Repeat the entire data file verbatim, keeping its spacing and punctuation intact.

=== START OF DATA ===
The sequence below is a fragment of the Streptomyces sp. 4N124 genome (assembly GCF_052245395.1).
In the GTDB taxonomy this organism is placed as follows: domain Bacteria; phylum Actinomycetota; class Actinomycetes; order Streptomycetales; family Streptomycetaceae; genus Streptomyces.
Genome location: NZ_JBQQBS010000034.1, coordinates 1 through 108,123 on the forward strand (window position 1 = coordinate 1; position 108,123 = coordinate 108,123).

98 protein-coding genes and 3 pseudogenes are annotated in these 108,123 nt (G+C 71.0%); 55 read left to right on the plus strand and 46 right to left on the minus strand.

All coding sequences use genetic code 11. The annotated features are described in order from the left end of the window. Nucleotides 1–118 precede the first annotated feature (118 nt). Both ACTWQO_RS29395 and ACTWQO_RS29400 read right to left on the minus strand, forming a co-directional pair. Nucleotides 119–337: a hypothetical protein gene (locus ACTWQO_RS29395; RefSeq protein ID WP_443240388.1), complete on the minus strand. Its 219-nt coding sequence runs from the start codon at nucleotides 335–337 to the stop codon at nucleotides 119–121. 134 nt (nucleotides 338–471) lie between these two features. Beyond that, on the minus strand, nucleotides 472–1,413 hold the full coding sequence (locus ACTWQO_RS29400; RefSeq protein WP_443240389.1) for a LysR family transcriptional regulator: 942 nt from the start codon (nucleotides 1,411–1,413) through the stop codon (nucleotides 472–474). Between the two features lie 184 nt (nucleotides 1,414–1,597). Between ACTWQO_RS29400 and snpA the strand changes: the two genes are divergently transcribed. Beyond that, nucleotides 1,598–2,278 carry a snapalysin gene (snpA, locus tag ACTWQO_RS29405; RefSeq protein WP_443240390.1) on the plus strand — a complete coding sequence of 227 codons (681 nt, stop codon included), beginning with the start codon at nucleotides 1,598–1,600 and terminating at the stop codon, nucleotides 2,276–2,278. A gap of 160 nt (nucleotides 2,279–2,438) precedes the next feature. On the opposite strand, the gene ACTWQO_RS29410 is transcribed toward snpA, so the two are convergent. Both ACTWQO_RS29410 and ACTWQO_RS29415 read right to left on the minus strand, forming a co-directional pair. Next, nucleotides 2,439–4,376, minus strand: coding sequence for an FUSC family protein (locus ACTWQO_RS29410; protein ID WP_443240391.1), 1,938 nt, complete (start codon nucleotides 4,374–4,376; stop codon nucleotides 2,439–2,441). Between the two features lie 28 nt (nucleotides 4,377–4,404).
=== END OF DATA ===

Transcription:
The sequence below is a fragment of the Streptomyces sp. 4N124 genome (assembly GCF_052245395.1).
In the GTDB taxonomy this organism is placed as follows: domain Bacteria; phylum Actinomycetota; class Actinomycetes; order Streptomycetales; family Streptomycetaceae; genus Streptomyces.
Genome location: NZ_JBQQBS010000034.1, coordinates 1 through 108,123 on the forward strand (window position 1 = coordinate 1; position 108,123 = coordinate 108,123).

98 protein-coding genes and 3 pseudogenes are annotated in these 108,123 nt (G+C 71.0%); 55 read left to right on the plus strand and 46 right to left on the minus strand.

All coding sequences use genetic code 11. The annotated features are described in order from the left end of the window. Nucleotides 1–118 precede the first annotated feature (118 nt). Both ACTWQO_RS29395 and ACTWQO_RS29400 read right to left on the minus strand, forming a co-directional pair. Nucleotides 119–337: a hypothetical protein gene (locus ACTWQO_RS29395; RefSeq protein ID WP_443240388.1), complete on the minus strand. Its 219-nt coding sequence runs from the start codon at nucleotides 335–337 to the stop codon at nucleotides 119–121. 134 nt (nucleotides 338–471) lie between these two features. Beyond that, on the minus strand, nucleotides 472–1,413 hold the full coding sequence (locus ACTWQO_RS29400; RefSeq protein WP_443240389.1) for a LysR family transcriptional regulator: 942 nt from the start codon (nucleotides 1,411–1,413) through the stop codon (nucleotides 472–474). Between the two features lie 184 nt (nucleotides 1,414–1,597). Between ACTWQO_RS29400 and snpA the strand changes: the two genes are divergently transcribed. Beyond that, nucleotides 1,598–2,278 carry a snapalysin gene (snpA, locus tag ACTWQO_RS29405; RefSeq protein WP_443240390.1) on the plus strand — a complete coding sequence of 227 codons (681 nt, stop codon included), beginning with the start codon at nucleotides 1,598–1,600 and terminating at the stop codon, nucleotides 2,276–2,278. A gap of 160 nt (nucleotides 2,279–2,438) precedes the next feature. On the opposite strand, the gene ACTWQO_RS29410 is transcribed toward snpA, so the two are convergent. Both ACTWQO_RS29410 and ACTWQO_RS29415 read right to left on the minus strand, forming a co-directional pair. Next, nucleotides 2,439–4,376, minus strand: coding sequence for an FUSC family protein (locus ACTWQO_RS29410; protein ID WP_443240391.1), 1,938 nt, complete (start codon nucleotides 4,374–4,376; stop codon nucleotides 2,439–2,441). Between the two features lie 28 nt (nucleotides 4,377–4,404).